Little Computer People

Alright Boss. I've finished my preliminary report on the scanning chamber you asked for. Don't know who you got the thing off of. It just seems like a huge waste of energy except maybe for one or two unlikely even for the company we tend to keep.


Entry: From Here to There

Logical beginning point. Other than the bare metal-ness of the inside of the chamber, which gave off this really disturbing 'The Fly' transport pod feel it wasn't all that bad until everything got warmed up and the process started. The whole inside gave off all kinds of rattle and static, some I'm willing to concede normal people wouldn't hear, but it hurt. Everything hurt really just before the big zap. Ever gotten shocked? Hold that tingly pain feeling for a good minute or two and have it go all over your body. Also it left a funny taste in my mouth after I arrived.

As a final note on the process: Yes I know about those guys that did this using a focused energy beam to transfer objects into and out of their target system, but I like the pod/chamber setup better. Maybe it's because they had the scanning and digitizing beams attached to something that is remote controlled, can aim even at the consoles that are supposed to control it, and they've got an amoral AI heading up the company in all but name.

People: Crowds Beyond Imagining

For the sake of clarity, and preserving my sanity, anything and everything that resembles a human (two legs, two arms, a head) is going to be referred to as a Sprite. There are ways of telling at a glance if what you're talking to is a Program or something else, but Sprite has a neutral connotation to the 'people' I've spoken to on the matter inside and they can be very grouchy if you give them the wrong label.

The majority of the time Sprites are either at rest, or preforming some sort of task. During the short amount of time I was there I couldn't tell by looking what any one or group of sprites were doing as it related to the analog world. Perhaps with more time to study i could figure out patterns but for the moment it's a headscratcher.

While sprites seem to be less spontaneous than people I can verify that they do things unrelated to their given tasks either for personal enjoyment, maintenance, or 'just because', much as we do. Still seems somewhat odd that a program would want to read, or play ball, or want a family, but it might all just be part of the digitizing process and it's affect on my perceptions while inside.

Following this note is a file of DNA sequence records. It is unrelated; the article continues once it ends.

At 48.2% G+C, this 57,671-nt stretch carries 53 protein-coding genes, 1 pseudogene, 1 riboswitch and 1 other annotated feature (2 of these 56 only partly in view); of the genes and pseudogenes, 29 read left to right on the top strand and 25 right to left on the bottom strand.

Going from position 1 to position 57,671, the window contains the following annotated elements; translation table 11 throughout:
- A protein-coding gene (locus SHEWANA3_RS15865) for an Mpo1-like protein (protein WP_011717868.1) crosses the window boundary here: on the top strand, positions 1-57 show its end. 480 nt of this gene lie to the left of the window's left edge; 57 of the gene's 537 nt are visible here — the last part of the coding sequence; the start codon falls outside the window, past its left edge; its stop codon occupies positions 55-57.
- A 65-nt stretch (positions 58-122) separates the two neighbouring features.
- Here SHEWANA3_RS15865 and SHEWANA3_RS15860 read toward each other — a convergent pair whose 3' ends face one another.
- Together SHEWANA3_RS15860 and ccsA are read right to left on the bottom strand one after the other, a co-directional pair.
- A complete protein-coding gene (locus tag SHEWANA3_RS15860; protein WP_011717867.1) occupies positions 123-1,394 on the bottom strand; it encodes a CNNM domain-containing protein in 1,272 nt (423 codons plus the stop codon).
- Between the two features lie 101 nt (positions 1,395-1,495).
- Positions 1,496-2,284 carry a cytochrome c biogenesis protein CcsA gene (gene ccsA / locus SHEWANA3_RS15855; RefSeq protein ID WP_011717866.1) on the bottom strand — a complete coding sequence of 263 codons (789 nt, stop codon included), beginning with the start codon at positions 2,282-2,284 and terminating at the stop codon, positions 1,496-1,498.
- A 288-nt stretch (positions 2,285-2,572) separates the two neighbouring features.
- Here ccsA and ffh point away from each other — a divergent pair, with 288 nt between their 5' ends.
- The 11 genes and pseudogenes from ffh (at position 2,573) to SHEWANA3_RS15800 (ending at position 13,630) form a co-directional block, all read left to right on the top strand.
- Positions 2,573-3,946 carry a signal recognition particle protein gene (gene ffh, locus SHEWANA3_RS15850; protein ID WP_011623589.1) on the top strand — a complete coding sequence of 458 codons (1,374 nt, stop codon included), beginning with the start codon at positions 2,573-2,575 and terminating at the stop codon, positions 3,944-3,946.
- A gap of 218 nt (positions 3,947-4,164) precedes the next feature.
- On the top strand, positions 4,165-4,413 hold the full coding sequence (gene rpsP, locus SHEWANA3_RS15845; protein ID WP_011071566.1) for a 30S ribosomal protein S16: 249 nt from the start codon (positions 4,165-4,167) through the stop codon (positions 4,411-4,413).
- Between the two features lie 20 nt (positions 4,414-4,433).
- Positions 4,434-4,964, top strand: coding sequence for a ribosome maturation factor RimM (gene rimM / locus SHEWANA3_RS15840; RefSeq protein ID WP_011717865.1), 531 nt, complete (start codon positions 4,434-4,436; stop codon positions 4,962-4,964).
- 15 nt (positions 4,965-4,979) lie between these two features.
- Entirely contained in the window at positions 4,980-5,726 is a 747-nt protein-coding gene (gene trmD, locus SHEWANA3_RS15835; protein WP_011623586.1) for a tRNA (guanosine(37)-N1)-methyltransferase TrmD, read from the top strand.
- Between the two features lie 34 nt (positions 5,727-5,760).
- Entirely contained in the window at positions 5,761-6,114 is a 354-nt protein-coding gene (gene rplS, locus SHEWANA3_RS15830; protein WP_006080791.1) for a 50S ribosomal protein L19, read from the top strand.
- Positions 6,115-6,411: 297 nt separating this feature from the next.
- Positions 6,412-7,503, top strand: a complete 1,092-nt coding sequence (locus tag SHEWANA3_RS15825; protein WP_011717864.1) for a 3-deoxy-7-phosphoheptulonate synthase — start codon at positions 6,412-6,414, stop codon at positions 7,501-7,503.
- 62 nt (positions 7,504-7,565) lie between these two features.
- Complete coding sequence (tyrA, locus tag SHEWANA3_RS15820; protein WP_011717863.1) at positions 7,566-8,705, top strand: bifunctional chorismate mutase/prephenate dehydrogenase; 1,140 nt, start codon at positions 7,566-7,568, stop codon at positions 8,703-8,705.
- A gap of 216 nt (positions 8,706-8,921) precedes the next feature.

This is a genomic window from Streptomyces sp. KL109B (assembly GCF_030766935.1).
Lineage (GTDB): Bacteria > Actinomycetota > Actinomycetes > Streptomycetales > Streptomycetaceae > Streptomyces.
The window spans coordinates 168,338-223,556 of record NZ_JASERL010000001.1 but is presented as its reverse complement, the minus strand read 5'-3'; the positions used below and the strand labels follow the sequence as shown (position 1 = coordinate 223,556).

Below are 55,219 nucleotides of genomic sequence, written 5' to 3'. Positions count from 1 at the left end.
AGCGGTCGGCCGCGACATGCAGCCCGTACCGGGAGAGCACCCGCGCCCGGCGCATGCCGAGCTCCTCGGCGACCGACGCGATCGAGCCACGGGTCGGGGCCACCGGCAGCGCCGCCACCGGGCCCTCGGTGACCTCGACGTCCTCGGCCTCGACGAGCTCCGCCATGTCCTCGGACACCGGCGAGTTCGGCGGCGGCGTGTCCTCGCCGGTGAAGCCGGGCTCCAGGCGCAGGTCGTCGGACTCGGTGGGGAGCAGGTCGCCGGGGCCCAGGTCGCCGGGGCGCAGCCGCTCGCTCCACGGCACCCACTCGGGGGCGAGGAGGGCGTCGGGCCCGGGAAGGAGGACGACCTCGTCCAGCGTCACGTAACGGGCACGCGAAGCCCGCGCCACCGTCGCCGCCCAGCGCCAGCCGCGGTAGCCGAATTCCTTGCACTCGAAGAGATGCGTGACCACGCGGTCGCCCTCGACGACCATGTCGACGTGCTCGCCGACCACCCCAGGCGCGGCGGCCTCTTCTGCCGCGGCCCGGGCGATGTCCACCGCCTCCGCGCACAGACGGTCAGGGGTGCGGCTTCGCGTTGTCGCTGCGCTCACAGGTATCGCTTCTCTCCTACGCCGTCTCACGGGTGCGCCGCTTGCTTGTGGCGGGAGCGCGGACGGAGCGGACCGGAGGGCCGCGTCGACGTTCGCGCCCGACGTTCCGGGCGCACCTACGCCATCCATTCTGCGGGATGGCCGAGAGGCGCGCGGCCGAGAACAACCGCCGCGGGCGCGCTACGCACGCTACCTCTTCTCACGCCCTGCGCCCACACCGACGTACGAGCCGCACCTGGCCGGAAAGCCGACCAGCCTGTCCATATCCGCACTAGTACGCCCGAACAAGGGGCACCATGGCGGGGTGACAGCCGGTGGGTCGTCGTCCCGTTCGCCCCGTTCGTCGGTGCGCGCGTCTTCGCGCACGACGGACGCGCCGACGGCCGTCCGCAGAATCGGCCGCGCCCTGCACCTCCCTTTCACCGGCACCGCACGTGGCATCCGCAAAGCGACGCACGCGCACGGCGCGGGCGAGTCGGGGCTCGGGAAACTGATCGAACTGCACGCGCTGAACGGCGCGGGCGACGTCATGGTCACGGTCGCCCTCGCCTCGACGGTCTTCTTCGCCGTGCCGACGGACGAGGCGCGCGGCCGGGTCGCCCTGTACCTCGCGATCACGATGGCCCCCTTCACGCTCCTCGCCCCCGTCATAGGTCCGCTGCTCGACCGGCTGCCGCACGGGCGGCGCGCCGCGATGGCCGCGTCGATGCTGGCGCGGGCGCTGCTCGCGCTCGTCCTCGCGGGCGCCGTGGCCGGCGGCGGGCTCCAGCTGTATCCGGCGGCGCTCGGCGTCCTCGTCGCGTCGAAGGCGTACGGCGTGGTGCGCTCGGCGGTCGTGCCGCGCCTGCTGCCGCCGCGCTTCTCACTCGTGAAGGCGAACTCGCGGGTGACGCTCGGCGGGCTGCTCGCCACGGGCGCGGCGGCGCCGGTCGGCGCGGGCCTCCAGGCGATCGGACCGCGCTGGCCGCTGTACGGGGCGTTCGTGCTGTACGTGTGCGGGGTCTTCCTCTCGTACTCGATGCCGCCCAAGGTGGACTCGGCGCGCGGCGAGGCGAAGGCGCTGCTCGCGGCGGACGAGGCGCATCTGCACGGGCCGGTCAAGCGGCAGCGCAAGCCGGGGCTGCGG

The People You Meet: Color Coded for Your Convenience

There's a good deal of variety when it comes to what a sprite wears and other than the actual cloth favoring muted near-grey tones by and large the bits of clothes range from 'normal and functional, to 'impractical but neat looking', and even a few 'absurd could only happen in a cartoon' styles. The biggest difference, other than the washed out tones is that every sprite entity (and even a few definitive non-human whatsits) has glowing lines that run along and through their clothes.

Red: Security/Anti-virus/Possibly System Manager (kernel?)

Notes: These sprites tend to look blocky, inhuman blunt faces with very male sounding voices. I could be wrong in guessing that they're universally male since every other sprite variant has male and female representatives but I haven't seen anything but the big lumbering brutes. These guys do not take jokes, do not like it when something does not answer their questions promptly and correctly, and running seems to make them even angrier.

Blue: The majority of programs/processes/scripts in-system.

Notes: These come in all shapes, genders, sizes, and personalities. Pick a crowd of people. Any will do. Now desaturate their clothes, add blue lines running across their bodies, gray out the skin and eyes. There you go. You have the major ethnic group of the inside of a computer.

Green: Infected programs/processes.

Notes:I"m not sure what starts these infections, but those sprites who's glow lines go from red or blue to green abandon whatever task they were doing before, and start doing whatever their new imperatives dictate, which seems to mostly be 'spread the infection along.' Most sprites can't see the infected for what they are until they become aggressive. A couple sprites even managed to fool security grunts, how i"m not sure but that was one of the few tiems i"d bothered doing more than passive observation. Risky I know, but I helped give the sprites in red ID a new problem, saved a family, and I got to experiance Sprite Death first hand.

Death: The Big End of File

When a sprite dies their body dissolves. In one case the death or 'deletion' is accompanied by a orange/white flash of energy but in another this hadn't happened. Maybe this final energy flash is dependent on how much power a sprite has before they go, beyond x amount and there's a final combustion, if not then a slow fizzle. only saw two examples, and i caused both. Would have to stud further.